If people don’t take a step towards cultural events, then cultural events have to take a step towards those people […], I hope this will also be a big lesson of this period, to re-evaluate common spaces like squares and parks. […] Let’s say that the world of art and culture is used to having to be flexible, and in my opinion they are the ones who, where it was possible to do something, reacted the best.
(Interviewee C)
According to our interviewees, the cultural sector lacked proper support from the local political institutions during the pandemic: for the future, respondents identified the potential for public institutions to better support the local cultural associations and other economic activities fostering culture. These also need to create more synergies and better cooperate among themselves: before the pandemic, artists and people involved in cultural activities were lacking proper representation and, therefore, the ability to lobby for the advantage of the whole sector. To be able to cope with and adapt to the pandemic emergency, artists not only in Merano, but in the whole province of South Tyrol, tried to address this intrinsic weakness by creating an association representing the category:
So now a survey has been carried out, a self-census of artists in South Tyrol, people are participating on a voluntary basis, to create an association that brings together the entire world of South Tyrolean culture. […] The cultural sector is very divided. That is, sculptors mind their own business, writers are another world. There is no union, no representation, at least to talk to the institutions, in order to defend the artist category in the general sense of the term. And so now there is this intent, and certainly there have been collaborations between associations that have helped each other.
(Interviewee C)
Better cooperation should also result in overcoming currently still perceived differences between the city’s linguistic and cultural groups:
I would like for the two groups to mix […], while maintaining their own identity. I am not saying that we should water down who we are, but that we should get to know and respect others, and possibly take advantage of the mutual enrichment that contact can bring.
(Interviewee C)

3.2. Physical (Health) Dimension

Given the specific focus on the pandemic, “physical aspects” were conceptualized in terms of quality and delivery of physical and mental health services during the pandemic (Barbash and Kahn 2021; Patel et al. 2017). As anticipated in Section 2.1, Merano was able to better weather the pandemic in comparison with the rest of the Province: while excess mortality in the health district of the Provincial capital Bolzano increased by 85.9%, the increase in the health district of Merano amounted to 40.1% (ASTAT 2020a).
The public hospital of Merano provided the first ad-hoc COVID-19 intensive station of South Tyrol at the beginning of the pandemic in March 2020, although respondents of the public health domain stressed that “the impact on the health services has been devastating […] it has significantly put a stop and slowed down performance” (Interviewee O).
Indeed, interviewees recognized the necessity to quickly restructure the entire hospital organization and facility use (Figure 2). Many hospital divisions were closed or reduced in their capacity to set up an ad-hoc COVID-19 intensive care division, because of a lack of long-term strategy concerning unexpected, large-scale emergencies like this one. Another issue was the slow and complicated digitalization process in the healthcare sector, essential during the pandemic, especially in collaboration with other public entities.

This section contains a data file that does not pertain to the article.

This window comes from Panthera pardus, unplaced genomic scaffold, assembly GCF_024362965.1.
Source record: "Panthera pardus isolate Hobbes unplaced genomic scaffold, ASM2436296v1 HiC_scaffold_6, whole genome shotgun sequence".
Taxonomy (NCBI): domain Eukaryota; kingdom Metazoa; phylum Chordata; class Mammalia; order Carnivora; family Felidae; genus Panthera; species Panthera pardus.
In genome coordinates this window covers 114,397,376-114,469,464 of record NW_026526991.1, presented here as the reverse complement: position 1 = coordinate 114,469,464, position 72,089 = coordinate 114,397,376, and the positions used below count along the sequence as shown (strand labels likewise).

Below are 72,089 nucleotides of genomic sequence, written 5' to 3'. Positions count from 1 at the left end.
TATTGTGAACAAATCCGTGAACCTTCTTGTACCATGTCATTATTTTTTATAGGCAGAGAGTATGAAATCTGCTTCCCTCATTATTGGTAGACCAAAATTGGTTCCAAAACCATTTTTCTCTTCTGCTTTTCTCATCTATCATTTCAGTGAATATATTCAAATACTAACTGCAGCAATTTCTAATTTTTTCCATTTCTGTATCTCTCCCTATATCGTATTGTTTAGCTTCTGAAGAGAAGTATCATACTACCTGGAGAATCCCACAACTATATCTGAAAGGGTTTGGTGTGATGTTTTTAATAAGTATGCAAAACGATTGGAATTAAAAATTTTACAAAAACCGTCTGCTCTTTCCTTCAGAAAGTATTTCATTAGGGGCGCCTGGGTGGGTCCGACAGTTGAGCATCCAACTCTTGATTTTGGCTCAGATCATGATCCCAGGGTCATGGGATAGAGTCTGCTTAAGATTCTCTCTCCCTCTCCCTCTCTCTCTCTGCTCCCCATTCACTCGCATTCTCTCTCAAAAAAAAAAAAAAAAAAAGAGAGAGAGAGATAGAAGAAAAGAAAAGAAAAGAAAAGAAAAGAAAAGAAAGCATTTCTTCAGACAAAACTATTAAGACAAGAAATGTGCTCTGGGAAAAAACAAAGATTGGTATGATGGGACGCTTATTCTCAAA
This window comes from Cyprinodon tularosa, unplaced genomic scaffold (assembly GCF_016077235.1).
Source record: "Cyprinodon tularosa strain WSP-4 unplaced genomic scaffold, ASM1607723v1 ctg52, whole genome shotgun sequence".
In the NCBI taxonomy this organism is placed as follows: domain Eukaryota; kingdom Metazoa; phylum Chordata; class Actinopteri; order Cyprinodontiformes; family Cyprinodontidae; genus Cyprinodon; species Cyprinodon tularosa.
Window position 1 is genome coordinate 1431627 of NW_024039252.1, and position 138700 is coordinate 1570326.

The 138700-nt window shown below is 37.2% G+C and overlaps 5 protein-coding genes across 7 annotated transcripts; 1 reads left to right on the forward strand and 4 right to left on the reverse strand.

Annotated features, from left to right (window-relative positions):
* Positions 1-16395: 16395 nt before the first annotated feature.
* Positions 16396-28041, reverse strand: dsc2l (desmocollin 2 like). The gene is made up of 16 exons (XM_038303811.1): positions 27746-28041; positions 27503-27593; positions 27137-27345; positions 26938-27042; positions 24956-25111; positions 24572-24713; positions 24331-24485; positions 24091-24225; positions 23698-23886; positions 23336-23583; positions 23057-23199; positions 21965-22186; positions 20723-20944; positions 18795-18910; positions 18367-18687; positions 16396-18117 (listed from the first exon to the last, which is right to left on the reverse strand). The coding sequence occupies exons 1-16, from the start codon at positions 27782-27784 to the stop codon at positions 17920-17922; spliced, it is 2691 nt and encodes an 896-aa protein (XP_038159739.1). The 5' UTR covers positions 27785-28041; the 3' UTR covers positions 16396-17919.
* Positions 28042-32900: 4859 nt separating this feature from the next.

However, several difficulties were overcome by strong teamwork and informal digitalized coordination of the healthcare staff who communicated mainly via WhatsApp to organize itself during the most acute phase of the emergency. Generally, the ability of adaptation and a high degree of flexibility were thus required and posed a challenge but also an opportunity “to overcome certain boundaries and patterns that had been rigid for so many years. The staff had to be activated and put into play to deal with this situation. People who had been working in the same department for twenty years, with the same routine […], had to develop different skills, including interpersonal and relationship skills” (Interviewee H). The pandemic was in fact an opportunity for the sector to learn and renew itself: “So definitely there was a growth, a technical professional growth, but also a human and relationship growth […]. I hope the people in the healthcare sector will become more flexible. We’ve experienced a lot of flexibility, just the fact of going from one department to another to help out, or having to put yourself out there for something you’ve never seen and never done before… I hope that this remains, and also the fact of putting yourself a bit at the service of others” (Interviewee H).
Indeed, health workers had to assist patients increasingly also emotionally and psychologically, since the impossibility of having their loved ones around and fears of a lonely death or not being able to see their family again exposed many patients to a higher degree of fragility. In this context, teamwork, collective efforts, and voluntary extra shifts were highlighted. At the beginning of the pandemic, when COVID-19 health assistance services and facilities had to be organized from scratch, “if there hadn’t been teamwork, something like this couldn’t have been accomplished, whether it’s here or anywhere else” (Interviewee H). Adaptation, teamwork, and support were thus mentioned as indispensable to cope with the emergency in the health sector. At the beginning, in spring 2020, health workers immediately wanted to help patients and did long hours of overtime, but respondents also reported great tiredness and fatigue plaguing most health workers and hospital staff after more than a year of emergency status.